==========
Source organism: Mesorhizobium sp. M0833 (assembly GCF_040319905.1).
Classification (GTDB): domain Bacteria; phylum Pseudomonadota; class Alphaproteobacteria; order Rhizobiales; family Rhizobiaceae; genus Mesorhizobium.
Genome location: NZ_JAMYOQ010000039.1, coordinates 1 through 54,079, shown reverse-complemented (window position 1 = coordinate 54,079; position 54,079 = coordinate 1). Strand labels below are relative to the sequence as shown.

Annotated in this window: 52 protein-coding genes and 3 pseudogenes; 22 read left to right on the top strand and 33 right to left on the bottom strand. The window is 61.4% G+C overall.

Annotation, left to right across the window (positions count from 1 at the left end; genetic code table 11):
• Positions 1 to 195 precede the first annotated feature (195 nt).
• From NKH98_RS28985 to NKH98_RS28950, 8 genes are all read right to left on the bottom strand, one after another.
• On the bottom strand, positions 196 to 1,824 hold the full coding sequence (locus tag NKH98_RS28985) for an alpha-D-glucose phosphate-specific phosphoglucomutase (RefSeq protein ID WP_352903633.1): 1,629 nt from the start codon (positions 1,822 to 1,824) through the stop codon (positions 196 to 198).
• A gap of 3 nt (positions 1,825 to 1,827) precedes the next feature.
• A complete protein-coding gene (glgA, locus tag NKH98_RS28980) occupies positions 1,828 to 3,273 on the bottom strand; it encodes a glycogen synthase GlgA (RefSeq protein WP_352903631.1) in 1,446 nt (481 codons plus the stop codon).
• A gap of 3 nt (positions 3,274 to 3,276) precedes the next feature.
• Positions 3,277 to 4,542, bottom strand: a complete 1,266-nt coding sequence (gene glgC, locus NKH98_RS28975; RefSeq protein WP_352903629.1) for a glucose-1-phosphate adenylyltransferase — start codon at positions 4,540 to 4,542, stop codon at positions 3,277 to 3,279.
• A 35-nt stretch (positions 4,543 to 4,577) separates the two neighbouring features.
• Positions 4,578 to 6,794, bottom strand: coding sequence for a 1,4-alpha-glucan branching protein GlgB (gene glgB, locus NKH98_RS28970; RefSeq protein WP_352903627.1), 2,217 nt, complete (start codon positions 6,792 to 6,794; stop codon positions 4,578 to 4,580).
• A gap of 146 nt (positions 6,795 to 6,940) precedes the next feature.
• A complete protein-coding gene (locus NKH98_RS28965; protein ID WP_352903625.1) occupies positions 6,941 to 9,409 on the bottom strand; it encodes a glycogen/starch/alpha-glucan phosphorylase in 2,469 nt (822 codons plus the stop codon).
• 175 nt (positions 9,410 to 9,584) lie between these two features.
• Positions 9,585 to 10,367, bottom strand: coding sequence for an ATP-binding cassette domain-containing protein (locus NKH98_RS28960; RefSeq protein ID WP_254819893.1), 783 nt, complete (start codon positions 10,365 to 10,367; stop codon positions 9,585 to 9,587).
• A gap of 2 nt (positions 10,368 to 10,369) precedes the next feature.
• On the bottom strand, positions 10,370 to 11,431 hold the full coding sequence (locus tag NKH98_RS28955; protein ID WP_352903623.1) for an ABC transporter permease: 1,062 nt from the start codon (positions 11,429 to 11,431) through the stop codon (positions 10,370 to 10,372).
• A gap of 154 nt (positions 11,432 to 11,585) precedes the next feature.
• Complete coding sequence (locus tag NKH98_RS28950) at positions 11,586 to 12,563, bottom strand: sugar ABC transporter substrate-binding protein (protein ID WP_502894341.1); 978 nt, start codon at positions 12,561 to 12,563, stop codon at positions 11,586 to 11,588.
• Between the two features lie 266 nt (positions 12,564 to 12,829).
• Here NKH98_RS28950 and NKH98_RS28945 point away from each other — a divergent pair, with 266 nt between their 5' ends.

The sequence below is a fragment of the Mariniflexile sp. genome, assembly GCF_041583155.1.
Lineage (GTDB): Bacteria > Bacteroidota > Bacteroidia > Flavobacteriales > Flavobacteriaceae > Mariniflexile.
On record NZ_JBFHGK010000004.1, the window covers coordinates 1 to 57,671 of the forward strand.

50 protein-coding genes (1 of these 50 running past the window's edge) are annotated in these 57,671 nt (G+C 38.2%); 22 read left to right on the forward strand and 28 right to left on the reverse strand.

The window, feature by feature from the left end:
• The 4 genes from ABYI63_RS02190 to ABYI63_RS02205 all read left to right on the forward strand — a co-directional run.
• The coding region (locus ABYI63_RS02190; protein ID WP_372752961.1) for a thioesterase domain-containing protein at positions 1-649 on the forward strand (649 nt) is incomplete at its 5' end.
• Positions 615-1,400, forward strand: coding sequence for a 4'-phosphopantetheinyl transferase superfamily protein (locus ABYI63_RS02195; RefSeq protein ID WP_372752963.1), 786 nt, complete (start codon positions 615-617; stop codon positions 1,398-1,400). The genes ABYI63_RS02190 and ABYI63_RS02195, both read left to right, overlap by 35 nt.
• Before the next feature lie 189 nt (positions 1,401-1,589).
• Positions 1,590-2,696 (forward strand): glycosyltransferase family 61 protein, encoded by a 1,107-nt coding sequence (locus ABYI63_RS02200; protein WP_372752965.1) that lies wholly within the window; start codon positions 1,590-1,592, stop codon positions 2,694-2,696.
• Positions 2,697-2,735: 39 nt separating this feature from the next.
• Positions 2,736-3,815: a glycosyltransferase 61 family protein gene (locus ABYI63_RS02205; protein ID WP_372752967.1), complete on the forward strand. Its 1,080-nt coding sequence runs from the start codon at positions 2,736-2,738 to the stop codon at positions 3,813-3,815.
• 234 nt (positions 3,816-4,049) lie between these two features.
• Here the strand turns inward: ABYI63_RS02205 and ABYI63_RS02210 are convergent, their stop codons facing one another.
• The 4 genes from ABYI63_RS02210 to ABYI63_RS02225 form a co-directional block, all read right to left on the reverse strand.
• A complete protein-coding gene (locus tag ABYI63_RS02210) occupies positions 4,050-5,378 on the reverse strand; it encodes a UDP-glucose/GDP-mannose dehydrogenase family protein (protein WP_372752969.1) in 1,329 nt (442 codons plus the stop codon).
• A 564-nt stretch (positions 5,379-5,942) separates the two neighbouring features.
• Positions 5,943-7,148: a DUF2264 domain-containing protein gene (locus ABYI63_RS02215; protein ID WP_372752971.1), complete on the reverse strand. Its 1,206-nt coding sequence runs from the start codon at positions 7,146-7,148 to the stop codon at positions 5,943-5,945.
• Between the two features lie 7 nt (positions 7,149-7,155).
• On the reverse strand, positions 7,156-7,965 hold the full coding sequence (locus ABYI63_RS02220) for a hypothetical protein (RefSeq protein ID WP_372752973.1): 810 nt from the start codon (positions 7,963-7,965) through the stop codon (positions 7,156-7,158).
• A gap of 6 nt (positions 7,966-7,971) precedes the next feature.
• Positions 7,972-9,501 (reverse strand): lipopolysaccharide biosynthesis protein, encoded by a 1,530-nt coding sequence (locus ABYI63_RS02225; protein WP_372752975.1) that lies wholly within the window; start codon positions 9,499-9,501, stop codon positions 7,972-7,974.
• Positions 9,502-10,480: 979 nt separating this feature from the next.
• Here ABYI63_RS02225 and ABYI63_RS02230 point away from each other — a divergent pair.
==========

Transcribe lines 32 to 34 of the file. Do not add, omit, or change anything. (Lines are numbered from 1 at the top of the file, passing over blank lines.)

• Positions 615-1,400, forward strand: coding sequence for a 4'-phosphopantetheinyl transferase superfamily protein (locus ABYI63_RS02195; RefSeq protein ID WP_372752963.1), 786 nt, complete (start codon positions 615-617; stop codon positions 1,398-1,400). The genes ABYI63_RS02190 and ABYI63_RS02195, both read left to right, overlap by 35 nt.
• Before the next feature lie 189 nt (positions 1,401-1,589).
• Positions 1,590-2,696 (forward strand): glycosyltransferase family 61 protein, encoded by a 1,107-nt coding sequence (locus ABYI63_RS02200; protein WP_372752965.1) that lies wholly within the window; start codon positions 1,590-1,592, stop codon positions 2,694-2,696.